New Zealand’s tax take puts it roughly in the middle of tax rates in developed countries. Tariffs began when British sovereignty was proclaimed in 1840. The government spends a large share of its tax revenue on health, education and social security. In the early 2000s taxes were around 39% of the country’s gross domestic product.
Full story by Paul Goldsmith
Main image: War tax cartoon, 1915
The Short Story
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Taxation began in New Zealand when British sovereignty was declared in 1840. The first taxes were tariffs on imports such as alcohol and tobacco. There were other indirect taxes on legal documents like mortgages, and people paid death duties (taxes on inheritances).
Local governments also collected taxes – known as ‘rates’ – and by 1874 rates payments were about 7% of all taxes.
Governments borrowed money to fund the country’s development, and in 1878 charged new land taxes to repay the loans. There was debate about the ‘unearned increment’ – people thought that landowners who did nothing to develop land should pay a tax if their land increased in value because of other people investing in their area.
In the late 19th century people’s income was directly taxed, but only if they earned more than £300 (around $50,000 in 2008 terms).
In both world wars taxes were raised to pay for soldiers to go and fight. Politicians felt it was fair if people were taxed at higher rates the more they earned. Flat taxes meant poor people paid the same rate as rich people and found it much harder to afford. In the Second World War high-earning people paid as much as 90% of part of their earnings in income tax.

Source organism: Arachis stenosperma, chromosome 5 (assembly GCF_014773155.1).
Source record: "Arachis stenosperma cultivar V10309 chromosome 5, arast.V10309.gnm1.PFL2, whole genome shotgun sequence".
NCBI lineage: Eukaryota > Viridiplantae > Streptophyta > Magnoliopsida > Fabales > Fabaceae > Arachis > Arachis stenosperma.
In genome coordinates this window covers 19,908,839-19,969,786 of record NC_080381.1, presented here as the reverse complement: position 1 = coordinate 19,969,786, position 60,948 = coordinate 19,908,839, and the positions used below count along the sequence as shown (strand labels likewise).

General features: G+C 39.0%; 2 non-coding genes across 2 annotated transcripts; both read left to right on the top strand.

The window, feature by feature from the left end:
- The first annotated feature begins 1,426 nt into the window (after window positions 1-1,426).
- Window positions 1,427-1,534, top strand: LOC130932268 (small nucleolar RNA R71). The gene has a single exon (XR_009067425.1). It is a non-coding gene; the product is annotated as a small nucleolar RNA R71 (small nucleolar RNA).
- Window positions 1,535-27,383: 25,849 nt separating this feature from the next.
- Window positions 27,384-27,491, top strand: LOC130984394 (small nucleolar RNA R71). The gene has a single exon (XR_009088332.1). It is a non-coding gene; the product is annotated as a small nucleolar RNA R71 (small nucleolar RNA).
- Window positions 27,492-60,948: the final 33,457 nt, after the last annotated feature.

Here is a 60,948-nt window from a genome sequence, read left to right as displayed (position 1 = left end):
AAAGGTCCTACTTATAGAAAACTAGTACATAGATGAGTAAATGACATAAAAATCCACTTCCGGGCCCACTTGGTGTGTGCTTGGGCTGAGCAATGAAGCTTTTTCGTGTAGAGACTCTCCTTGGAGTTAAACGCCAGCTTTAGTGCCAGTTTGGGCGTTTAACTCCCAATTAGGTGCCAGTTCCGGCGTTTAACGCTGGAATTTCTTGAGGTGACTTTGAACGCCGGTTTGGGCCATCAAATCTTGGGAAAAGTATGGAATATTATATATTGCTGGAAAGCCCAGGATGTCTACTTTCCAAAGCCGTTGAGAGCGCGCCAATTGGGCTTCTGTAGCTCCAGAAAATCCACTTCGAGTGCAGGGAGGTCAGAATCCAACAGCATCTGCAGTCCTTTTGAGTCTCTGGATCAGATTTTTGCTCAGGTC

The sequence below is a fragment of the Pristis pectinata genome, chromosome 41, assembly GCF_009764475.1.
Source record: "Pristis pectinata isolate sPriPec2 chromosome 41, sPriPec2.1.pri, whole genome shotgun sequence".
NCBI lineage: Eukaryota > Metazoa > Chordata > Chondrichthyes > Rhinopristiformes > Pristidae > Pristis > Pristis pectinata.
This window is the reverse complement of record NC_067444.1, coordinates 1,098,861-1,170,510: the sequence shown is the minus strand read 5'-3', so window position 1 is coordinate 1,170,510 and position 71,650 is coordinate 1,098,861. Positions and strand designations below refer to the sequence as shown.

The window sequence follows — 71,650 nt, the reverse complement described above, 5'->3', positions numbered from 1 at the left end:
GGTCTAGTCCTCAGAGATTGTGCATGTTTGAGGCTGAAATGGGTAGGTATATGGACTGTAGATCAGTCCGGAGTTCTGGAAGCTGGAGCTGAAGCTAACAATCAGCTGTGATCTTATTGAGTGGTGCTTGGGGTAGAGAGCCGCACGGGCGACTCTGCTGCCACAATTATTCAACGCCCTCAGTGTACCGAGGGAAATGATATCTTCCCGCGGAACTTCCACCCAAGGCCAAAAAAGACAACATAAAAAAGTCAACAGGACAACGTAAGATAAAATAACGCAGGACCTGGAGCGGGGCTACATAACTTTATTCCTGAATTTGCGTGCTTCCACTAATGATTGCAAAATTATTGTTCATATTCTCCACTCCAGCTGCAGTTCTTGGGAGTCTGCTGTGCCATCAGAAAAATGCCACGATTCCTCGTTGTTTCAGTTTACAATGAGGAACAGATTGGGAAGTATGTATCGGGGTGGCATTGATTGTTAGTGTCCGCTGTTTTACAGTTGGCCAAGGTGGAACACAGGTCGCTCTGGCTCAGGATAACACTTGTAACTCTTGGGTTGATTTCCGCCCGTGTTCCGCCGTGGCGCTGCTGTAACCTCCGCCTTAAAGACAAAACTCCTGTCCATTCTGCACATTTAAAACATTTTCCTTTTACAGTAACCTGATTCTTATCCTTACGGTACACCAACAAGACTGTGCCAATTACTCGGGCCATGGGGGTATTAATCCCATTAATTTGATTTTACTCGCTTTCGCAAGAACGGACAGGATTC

During the 1930s depression the government taxed all working men to raise money to help the unemployed. This ‘poll’ tax continued after the depression.
From 1958 tax was taken straight out of people’s pay – called pay as you earn or PAYE. Some people claimed it would be easier for politicians to take money from people because they wouldn’t see it before it went in tax.
Over decades governments changed tax rates to pay for social spending like education and health, or to woo voters.
As a way of encouraging investment in industry and farming, governments offered tax breaks. But some people used these incentives as tax ‘loopholes’ to pay even less tax.
The tax system had become complicated, and tax incentives were seen to be distorting the economy. People didn’t really know if businesses like farms were highly profitable or not.
In the 1980s a Labour government made major changes to taxes. They standardised indirect tax and introduced an across-the-board tax on goods and services – GST. Tax incentives were removed and personal income tax rates were simplified. There were just two personal income tax rates: 24% on income up to $30,000 a year, and 33% above that.
New Zealand tax rates
In the 2000s New Zealand taxes were about 39% of the total value of goods and services produced each year (the gross domestic product, or GDP). This put New Zealand roughly in the middle of tax levels for the OECD (a group of 30 modern economies). The tax system is quite simple compared to other countries.